Once upon a time there lived a raven haired young girl, whose obsession for all things Rugby League knew no bounds. From the age of 10 she made it her mission to be an encyclopaedia of The Greatest Game Of All, regularly outsmarting the boys when it came to talking footy.
Her bedroom walls were testament to this football fixation. Floor to ceiling they were plastered with posters, pictures and various paraphernalia of her favourites – with a very special space set aside acting as a shrine to her all time preoccupation – Dragons player Brad Mackay.
She could converse with ease on this cherished subject, mainly because she never missed watching a game, always read her “bible” Big League, and watched on regular repeat her lovingly self-made montages of footy games, interviews and clips she’d tape on TV. She’d sit with her darling Dad – who in fact fostered this fascination from the age of 18 months old, when he taught her to name every team by their symbol – and ask him to regale her with tales of the League days of old, and then discuss the modern day. She lived by the Bill Shankly creed “football isnt a matter of life and death – it is much more important than that”. It brought her both dizzy happiness and devastation (the darkness of Grand Finals lost in 92, 93, 96 & 99) and she could not imagine living in a world where footy didn’t dominate her every thought.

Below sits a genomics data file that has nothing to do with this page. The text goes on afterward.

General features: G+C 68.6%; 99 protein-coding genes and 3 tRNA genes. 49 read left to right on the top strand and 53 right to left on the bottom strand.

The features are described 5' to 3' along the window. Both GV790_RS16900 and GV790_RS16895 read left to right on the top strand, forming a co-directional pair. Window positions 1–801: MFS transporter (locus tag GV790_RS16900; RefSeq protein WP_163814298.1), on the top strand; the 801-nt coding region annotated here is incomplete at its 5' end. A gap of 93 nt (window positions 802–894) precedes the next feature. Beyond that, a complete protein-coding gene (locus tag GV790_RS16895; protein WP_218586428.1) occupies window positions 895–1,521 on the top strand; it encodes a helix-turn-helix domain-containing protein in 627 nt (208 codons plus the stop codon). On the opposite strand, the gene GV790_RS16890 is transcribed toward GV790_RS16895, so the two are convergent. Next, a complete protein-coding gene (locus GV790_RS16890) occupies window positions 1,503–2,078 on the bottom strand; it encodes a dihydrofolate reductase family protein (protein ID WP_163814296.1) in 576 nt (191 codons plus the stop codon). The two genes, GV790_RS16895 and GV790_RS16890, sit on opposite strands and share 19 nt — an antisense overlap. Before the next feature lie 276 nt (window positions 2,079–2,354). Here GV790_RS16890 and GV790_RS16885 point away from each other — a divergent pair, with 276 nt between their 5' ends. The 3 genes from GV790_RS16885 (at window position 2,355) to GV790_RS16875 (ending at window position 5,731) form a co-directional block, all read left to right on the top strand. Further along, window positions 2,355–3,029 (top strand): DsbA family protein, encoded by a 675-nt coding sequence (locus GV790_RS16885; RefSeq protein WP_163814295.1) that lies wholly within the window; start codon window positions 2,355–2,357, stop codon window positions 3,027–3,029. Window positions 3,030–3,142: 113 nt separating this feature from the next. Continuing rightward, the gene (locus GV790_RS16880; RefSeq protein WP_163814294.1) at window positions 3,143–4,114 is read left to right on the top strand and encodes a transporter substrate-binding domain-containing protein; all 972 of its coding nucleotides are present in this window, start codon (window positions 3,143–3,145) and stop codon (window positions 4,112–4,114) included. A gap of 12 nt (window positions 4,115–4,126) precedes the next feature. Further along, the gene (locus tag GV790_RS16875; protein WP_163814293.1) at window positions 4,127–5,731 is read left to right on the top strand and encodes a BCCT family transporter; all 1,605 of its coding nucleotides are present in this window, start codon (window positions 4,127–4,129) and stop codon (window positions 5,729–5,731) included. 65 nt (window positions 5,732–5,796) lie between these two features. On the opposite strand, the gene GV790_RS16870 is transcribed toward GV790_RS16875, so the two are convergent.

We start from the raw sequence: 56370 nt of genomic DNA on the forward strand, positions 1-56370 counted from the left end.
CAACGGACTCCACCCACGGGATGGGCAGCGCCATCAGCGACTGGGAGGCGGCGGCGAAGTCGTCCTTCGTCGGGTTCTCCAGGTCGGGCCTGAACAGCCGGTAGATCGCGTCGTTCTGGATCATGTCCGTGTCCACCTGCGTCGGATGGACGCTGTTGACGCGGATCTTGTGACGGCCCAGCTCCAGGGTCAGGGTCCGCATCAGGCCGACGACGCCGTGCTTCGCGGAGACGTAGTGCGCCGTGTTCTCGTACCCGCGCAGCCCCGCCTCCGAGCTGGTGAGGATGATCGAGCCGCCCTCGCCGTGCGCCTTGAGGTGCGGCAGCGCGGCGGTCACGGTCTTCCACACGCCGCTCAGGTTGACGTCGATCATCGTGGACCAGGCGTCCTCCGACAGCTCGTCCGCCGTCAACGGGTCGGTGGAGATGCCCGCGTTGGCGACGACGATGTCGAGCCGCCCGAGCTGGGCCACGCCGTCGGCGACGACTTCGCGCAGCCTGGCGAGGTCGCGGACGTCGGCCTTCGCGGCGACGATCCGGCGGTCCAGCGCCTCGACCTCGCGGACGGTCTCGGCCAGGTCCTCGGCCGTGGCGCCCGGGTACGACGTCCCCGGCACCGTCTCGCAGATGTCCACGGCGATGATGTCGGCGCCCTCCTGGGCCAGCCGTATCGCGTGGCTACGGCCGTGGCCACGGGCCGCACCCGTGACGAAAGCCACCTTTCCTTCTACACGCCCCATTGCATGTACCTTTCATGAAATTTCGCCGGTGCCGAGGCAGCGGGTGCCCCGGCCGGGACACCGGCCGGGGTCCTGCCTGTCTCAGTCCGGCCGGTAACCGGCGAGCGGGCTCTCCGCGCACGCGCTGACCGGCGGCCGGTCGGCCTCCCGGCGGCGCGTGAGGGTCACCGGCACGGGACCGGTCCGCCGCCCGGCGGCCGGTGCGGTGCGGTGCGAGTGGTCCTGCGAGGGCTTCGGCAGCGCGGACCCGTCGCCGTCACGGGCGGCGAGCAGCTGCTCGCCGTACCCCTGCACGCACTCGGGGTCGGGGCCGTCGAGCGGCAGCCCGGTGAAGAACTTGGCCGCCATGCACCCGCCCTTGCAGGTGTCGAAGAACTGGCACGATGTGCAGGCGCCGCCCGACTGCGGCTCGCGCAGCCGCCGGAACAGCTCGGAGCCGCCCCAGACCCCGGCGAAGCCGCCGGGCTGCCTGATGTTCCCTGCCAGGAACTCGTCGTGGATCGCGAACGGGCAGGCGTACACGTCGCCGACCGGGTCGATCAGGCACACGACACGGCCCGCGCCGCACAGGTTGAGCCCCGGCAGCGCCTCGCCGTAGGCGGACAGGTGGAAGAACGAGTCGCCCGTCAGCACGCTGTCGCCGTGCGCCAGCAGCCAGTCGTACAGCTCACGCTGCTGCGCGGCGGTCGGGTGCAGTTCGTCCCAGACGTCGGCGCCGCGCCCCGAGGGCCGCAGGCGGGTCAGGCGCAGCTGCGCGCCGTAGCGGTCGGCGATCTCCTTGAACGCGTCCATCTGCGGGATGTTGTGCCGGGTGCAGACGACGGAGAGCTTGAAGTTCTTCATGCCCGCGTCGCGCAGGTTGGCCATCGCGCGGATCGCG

But as she found herself heading off to bed at half time during the biggest game of the season last night, it hit her with all the force of Laurie Daley’s bonerattling tackle on Andrew Gee back in 1996 – her passion for the game played with the pig skin ball had passed away.
Maybe she could blame the busy-ness of life on her early exit to bed last night; or perhaps she could pinpoint that as she’d already witnessed the pinnacle of her passion, when her beloved Dragons took out their long overdue Premiership in 2010, there was no use trying to match that moment?
But I think the Death Certificate will just read footy fatigue. After an intense obsession borne from the age of 10, lasting long into her late teens, petering off ever so slightly into her 20’s before final sputtering to a halt once she hit her 30’s, she’d simply just had her fill of football.
She’ll never forget the first time she saw a NRL match live as a fresh faced 10 year old when the Bulldogs took on Cronulla in Port Macquarie, screaming and standing on her seat as Darren Albert raced down the sideline in front of her in the 1997 Grand Final, being in full voice as the Kangaroos took out the World Cup against the Brits in Wigan in 2001, or the ultimate highlight, being in the crowd to witness a long overdue Dragons Grand Final win with her hubby and Dad (one of the happiest memories she’ll ever have). But alas, the gloss has now gone.
And while she is sure the tingle will resurface the next time she attends a League match, looking around at the fans, ferocious in the love of their chosen team for now it’s time to hang up her footy loving boots.